The little town of Noto was probably the best surprise of our trip to East Sicily. It was also the best choice as a place to stay most of the days, acting as a base to visit the rest of the island (east side).
It is strategically convenient but also beautiful and calm. It really looks like a film set, and it is considered one of Sicily’s most beautiful historic centres.
It is also classified as a World Heritage of Humanity site by Unesco.
Main attractions in Noto
Noto’s attractions are mostly related to its baroque architecture, that flourished in Europe from the early 17th until the late 18th century. Churches and palaces are the starts of the town.
Walking along its main street, Corso Vittorio Emanuelle, is a very pleasant tour and comprises most of the best buildings and shops.
Cattedrale di San Nicolo (Noto’s Cathedral) is the main building and it is located in the centre of the town. It is an 18th-century Sicilian baroque cathedral that features a neoclassical dome. It was reconstructed after its dome collapsed during a 1996 thunderstorm
Opposite the cathedral, and separated by a long staircase and a narrow street, resides Noto’s town hall, Palazzo Ducezio. It is characterized by twenty arches supported by columns with Ionic capitals in the lower section. A €1 admission fee let you visit one of the reception rooms and the Sala degli Specchi (Hall of mirrors).
A few metres down the road you can find a convent called San Francesco d’Assisi all’Immacolata, which is simple but with an interesting inside.
Palazzo Castelluccio (Palace of Lorenzo del Castelluccio), is a private historical monument conserved by “Foundazione del Grand Tour”, and is open to the public for a €12 fee. A collection of Italian furniture, paintings, music room, chapel and ballroom are a testimony of the power and good taste of a large aristocratic Sicilian family.
Another well preserved baroque church is Chiesa di San Domenico. “The interior is structured on an elongated Greek cross plan with five domes richly decorated with stuccoes and side altars with eighteenth-century paintings.”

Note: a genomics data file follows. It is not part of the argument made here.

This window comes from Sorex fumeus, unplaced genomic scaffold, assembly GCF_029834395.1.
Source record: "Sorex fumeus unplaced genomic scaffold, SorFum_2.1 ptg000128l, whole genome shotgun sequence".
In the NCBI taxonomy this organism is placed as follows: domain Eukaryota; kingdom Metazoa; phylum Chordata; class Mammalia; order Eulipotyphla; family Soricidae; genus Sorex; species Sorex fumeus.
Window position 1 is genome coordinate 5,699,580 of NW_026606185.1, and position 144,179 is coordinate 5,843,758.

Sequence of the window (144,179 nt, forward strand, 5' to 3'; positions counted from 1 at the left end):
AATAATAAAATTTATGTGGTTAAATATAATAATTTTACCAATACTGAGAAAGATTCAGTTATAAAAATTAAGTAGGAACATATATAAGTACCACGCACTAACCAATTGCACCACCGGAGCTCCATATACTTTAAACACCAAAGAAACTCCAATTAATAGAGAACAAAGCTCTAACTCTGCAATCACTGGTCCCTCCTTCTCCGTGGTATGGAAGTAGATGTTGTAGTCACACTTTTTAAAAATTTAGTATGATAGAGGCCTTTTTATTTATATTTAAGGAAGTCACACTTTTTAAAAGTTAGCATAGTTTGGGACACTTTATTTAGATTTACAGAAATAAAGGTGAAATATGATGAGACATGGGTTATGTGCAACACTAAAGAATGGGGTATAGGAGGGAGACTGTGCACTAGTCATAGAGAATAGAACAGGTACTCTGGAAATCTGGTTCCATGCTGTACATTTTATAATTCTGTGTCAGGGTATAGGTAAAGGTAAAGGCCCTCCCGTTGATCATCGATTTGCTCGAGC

Best restaurants, coffee and ice-cream in Noto
Ristorante Manna is the best restaurant in town, recommended by locals with no doubt. It is slightly more sophisticated than the rest, which is reflected in the prices. The staff is competent and the wine list is large.
Ristorante Dammuso is opposite Manna and it is a great -and slightly cheaper- alternative. With a smart but relaxed interior, they offer a good range of wines and dishes. Portions are not generous all the time.
If you are looking for an affordable, tasty and local experience, Trattoria ‘Fontana d’Ercole’ could be your place. Delicious pasta and fish.
On the main street, there is a cool cocktail bar and restaurant called Cassaro Caffe Bistrot. It has a modern decoration and seems to be popular with locals. Good to have a starter and a cocktail or aperitivo.
Anche Gli Angeli was our favourite pub/resto. It is “urbane, sophisticated and irrefutably cool”. A very relaxed and chilled multi-space comprising lounge bar, eatery, concept store and live-music venue. Good variety of food and cocktails, including 5 beers on tap. The service was not as expected, but overall it was a quite enjoyable venue. Last but not least, it is actually located in a church crypt.
Caffe Sicilia is a traditional place, offering a variety of pastries and most popular for its granita (a Sicilian semi-frozen dessert made from sugar, water and various flavourings, normally served with a brioche). The staff is friendly and the pastries homemade. Ricotta Gelato and Ricotta Cannolo are also recommended.
Caffe Costanzo is supposed to serve the best gelato (ice cream) in town. However, we can firmly say that we have tried much better gelato in Italy. It is also popular for its torrone (nougat), dolci di mandorla (almond sweets) and cassata (with ricotta, chocolate and candied fruit). It also seems to be a popular meeting point for locals.
Enoteca Regionale Siciliana was another great surprise. It has a beautiful open space at the front, calm and almost tourist free. I would suggest going just before the sunset, find a table outside and order a good Nero d’Avola (the most important red wine grape in Sicily and one of Italy’s most important indigenous varieties).
Where to stay in Noto?
We stayed in an amazing and authentic Italian Bed & Breakfast, so I strongly advise to stay there or at least consider it. It is called Notia Rooms, and it was also recommended by a Sicilian friend.
Their owners Giorgio and Carla make you feel at home, providing useful information and tips about Noto and the area. They also serve a delicious and fresh breakfast, explaining each piece of it in detail, especially the cheese, ham and salami. Ricotta cheese, homemade jam, croissants, fresh juice, fruit, yoghurt and a Bialetti Moka pot are part of the deal.
To sum up Notia Rooms’s style, I am going to use a paragraph by LonelyPlanet: “Crisp white interiors are accented with original artworks, Modernist Italian lamps and upcycled vintage finds. Rooms seduce with sublimely comfortable beds and polished modern bathrooms”.
Another two recommended accommodations are:
- Seven Rooms Villadorata. A former hilltop home of a prince, it retained relics of royalty: intricate tiled floors, frescoed ceilings and floor to ceiling windows. It feels more private home than a hotel, offering three meticulously decorated and stylish rooms.
- Gagliardi Boutique Hotel
- Ostello della Gioventù – Il Castello
Many thanks to our great Sicilian friend Alessia, for all her recommendations and advice.